In more general news, Manchester has had a nice and warm September. It continues into October (so far). Today we started seeing some hybrid (partly electric) double-decker buses and today we also found out that the health club we always go to has been voted best in the north west and third-best in the UK for the second year in a row. We still post some news whilst out of the house (if a wireless connection becomes available) and this morning the weather was so fine that we managed to play some badminton outdoors.

Life goes on and no level of attacks on the site is going to stop it. There are many ways to combat DDOS attacks, so they are merely a nuisance. The attackers should know that they are only wasting their time; there are much better things to do in life. Those commandeering Microsoft Windows botnets would be better off targeting the KKK or something, not a GNU and Linux news site.

Windows-Shocked

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Site News

There are rogue bots hammering on this site all day long. It has gone on for quite a few days and it is getting worse. The bots are getting harder to block. Strategies are changing. They are all acting like zombies/botnet and they all have a "Microsoft Windows" in their HTTP header.

The corporate media seems preoccupied with a bug in GNU Bash. It predicts gloom and doom, just as it did when there was a bug in OpenSSL that Microsoft partners dubbed "heartbleed" (although not so much actually happened in terms of damages).

Perhaps it is time to remind that media that Microsoft, with its back doors, is causing turbulence on the Web. Among the outcomes there are GNU/Linux Web sites that are brought down, with administrators who work around the clock trying to block Windows-running PCs from trying to take down their sites.

Rogue Bots

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Site News

Aggregators in Tux Machines have been universally disabled (temporarily we hope) after a week or so of heavy load that took the site down (well, over capacity and hence not accessible). The culprit seems to be mostly -- although not exclusively -- a bunch of bots that hammer on the aggregators with spammy requests. It's sad that so many hours need to be spent just keeping script kiddies out of the site, resulting in fewer bits of output, slower pageloads (performance degradation), and restlessness (monitoring alerts all day long), not to mention crafting of rules that merely keep the site running. Running Tux Machines is not quite as peaceful and trivial/simple as it may seem from the outside. It's like a full-time job, or at least it feels like it, especially whenever the site gets flooded by rogue bots, necessitating special attention 24/7.

Recent Changes in Tux Machines

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Site News

Work

TODAY we have taken a bit of a break. It's Sunday after all. But here is a bit of a site status update.

The site's design has evolved a bit and it hopefully makes navigation a little better. SPAM is still a problem, but we do our best to keep it out of the sight of visitors. It's the result of a permissive policy that lets everyone publish a story, blog post, etc.

In terms of server load, we are still coping most of the time, but sometimes there's a flood of SPAM/rogue traffic that renders the server virtually unreachable. We use some ad hoc filters for to address this nuisance, but if we are away, then the site can be paralysed for a long time. We still need to find better solutions to that.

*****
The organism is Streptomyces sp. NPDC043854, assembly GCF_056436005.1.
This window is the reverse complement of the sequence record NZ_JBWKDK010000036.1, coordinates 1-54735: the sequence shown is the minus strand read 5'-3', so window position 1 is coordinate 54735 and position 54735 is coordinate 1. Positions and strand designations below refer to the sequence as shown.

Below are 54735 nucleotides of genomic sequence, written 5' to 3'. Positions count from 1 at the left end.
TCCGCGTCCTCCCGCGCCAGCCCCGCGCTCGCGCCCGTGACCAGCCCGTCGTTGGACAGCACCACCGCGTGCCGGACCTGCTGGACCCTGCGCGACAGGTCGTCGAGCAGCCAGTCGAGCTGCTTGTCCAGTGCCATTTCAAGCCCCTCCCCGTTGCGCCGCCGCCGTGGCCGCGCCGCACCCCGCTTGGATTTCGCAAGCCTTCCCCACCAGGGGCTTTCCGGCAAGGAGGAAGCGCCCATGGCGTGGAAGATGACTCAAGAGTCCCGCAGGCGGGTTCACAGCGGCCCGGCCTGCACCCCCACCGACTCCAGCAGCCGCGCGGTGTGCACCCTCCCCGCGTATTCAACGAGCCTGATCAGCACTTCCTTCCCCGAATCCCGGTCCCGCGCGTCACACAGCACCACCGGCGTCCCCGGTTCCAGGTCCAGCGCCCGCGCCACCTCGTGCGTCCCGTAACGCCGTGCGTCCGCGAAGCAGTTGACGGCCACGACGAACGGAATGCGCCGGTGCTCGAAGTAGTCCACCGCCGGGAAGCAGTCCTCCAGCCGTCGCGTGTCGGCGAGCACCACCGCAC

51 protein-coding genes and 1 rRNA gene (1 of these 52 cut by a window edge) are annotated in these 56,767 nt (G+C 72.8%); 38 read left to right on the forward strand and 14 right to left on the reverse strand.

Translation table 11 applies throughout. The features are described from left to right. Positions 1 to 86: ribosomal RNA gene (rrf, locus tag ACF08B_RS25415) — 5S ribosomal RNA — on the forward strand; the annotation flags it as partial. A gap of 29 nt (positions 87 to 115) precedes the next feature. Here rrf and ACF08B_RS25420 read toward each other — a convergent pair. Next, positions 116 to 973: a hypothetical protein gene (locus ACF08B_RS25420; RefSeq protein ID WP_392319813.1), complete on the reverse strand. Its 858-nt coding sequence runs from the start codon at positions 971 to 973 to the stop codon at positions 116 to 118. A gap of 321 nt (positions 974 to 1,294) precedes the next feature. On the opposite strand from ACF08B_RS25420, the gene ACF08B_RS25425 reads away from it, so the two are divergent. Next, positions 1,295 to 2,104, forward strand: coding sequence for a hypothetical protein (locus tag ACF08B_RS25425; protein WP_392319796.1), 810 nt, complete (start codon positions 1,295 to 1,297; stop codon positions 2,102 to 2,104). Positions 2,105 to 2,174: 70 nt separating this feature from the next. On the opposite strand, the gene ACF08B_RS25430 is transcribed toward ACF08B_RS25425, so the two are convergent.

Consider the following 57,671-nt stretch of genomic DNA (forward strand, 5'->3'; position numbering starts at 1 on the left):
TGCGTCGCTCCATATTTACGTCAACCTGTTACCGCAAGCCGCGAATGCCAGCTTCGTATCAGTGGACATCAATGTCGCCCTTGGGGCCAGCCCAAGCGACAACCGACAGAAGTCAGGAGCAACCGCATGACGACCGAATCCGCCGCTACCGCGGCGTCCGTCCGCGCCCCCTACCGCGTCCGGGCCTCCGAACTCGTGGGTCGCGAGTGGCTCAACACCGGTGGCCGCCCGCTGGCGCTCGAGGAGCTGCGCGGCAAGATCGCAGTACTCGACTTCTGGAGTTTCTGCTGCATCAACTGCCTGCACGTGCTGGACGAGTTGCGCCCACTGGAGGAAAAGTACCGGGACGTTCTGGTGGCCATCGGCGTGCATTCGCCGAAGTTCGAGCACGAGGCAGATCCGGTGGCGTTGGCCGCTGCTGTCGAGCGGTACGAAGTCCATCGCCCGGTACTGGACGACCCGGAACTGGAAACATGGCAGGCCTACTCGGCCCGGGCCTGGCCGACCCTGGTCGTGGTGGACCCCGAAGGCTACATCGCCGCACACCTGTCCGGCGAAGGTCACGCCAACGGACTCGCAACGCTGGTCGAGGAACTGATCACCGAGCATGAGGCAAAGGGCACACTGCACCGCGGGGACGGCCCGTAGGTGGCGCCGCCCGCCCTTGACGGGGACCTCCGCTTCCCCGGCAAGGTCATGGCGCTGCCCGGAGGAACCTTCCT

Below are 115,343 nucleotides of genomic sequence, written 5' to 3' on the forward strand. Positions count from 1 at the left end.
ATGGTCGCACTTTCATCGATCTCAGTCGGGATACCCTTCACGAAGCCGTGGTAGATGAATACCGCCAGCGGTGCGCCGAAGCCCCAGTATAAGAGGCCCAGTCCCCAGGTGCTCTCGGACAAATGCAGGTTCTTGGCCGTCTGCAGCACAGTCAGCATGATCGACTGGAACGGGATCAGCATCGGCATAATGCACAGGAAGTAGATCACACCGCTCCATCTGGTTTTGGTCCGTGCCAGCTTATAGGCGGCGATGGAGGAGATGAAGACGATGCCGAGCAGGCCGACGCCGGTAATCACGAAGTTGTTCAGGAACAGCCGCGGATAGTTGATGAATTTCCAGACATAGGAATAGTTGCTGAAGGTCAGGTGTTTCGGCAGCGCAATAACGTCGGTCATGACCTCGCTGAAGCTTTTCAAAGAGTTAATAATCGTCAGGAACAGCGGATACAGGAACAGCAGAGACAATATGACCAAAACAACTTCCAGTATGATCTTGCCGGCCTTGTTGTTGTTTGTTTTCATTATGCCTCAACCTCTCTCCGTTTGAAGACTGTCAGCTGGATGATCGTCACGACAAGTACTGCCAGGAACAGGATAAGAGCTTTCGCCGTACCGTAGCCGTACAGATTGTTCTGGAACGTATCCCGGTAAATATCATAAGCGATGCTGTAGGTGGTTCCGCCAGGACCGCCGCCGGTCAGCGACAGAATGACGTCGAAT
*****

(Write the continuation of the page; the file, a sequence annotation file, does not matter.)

Thanks in advance for any feedback you may have and thanks for reading Tux Machines.

It's Summer Again

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Site News

THE WEATHER has been getting more pleasant and the news too is pleasant these days. Software patents are in a state of perpetual demise, Microsoft is dealing with its large-scale demise (layoffs also), FOSS is being adopted by very large nations (Russia and China are among them), the UK has adopted OpenDocument Format as the standard, and our family benefits from government migrations to FOSS (Rianne and I work through a FOSS specialist).

While it may seem like the FOSS world is quiet (judging by the volume of news), the truth of the matter is that FOSS professionals are busy migrating many systems from proprietary to FOSS. These people are committed to the cause not just with words but also with actions.

Tux Machines, realising that games for GNU/Linux are now a dozen a week (not literally), lumps together gaming news. Android, being a Linux-based platform with huge worldwide impact, receives frequent mentions. If anyone wishes to suggest other editorial priorities, please share with us in the comments.

July's Record

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Site News

TODAY was the last day of the log rotation. The uncached requests to Apache (bypassing Varnish proxy) exceeded the record by a huge gap (around 20%) and nearly reached 300 megabytes.

It is reassuring and gratifying to know that our readers base is expanding each week and we welcome submissions (news, blogs, etc.), which can be automatically pushed to the front page by any subscriber.

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More in Tux Machines

today's leftovers

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    In this lengthy rant video, I address a few questions that I've been receiving from viewers. I discuss fake DistroTube accounts on social media, my thoughts on PeerTube, my experience with LBRY, my thoughts on Arco vs Arch vs Artix, and what YouTubers have influenced my life.

  • 2020-08-10 | Linux Headlines 186

    elementary OS teases big changes coming in version 6, RetroArch rolls out major search improvements with version 1.9, Microsoft releases Minecraft: Education Edition for Chromebooks, and the new Krita Scripting School website aims to help developers expand the painting application.

  • R600 Gallium3D Now Has Compute Shaders Working With NIR

    If you are still rocking a pre-GCN AMD Radeon graphics card on the R600g driver for the HD 2000 through HD 6000 series, you really ought to consider upgrading in 2020, but otherwise at least from the open-source community there continues to be improvements.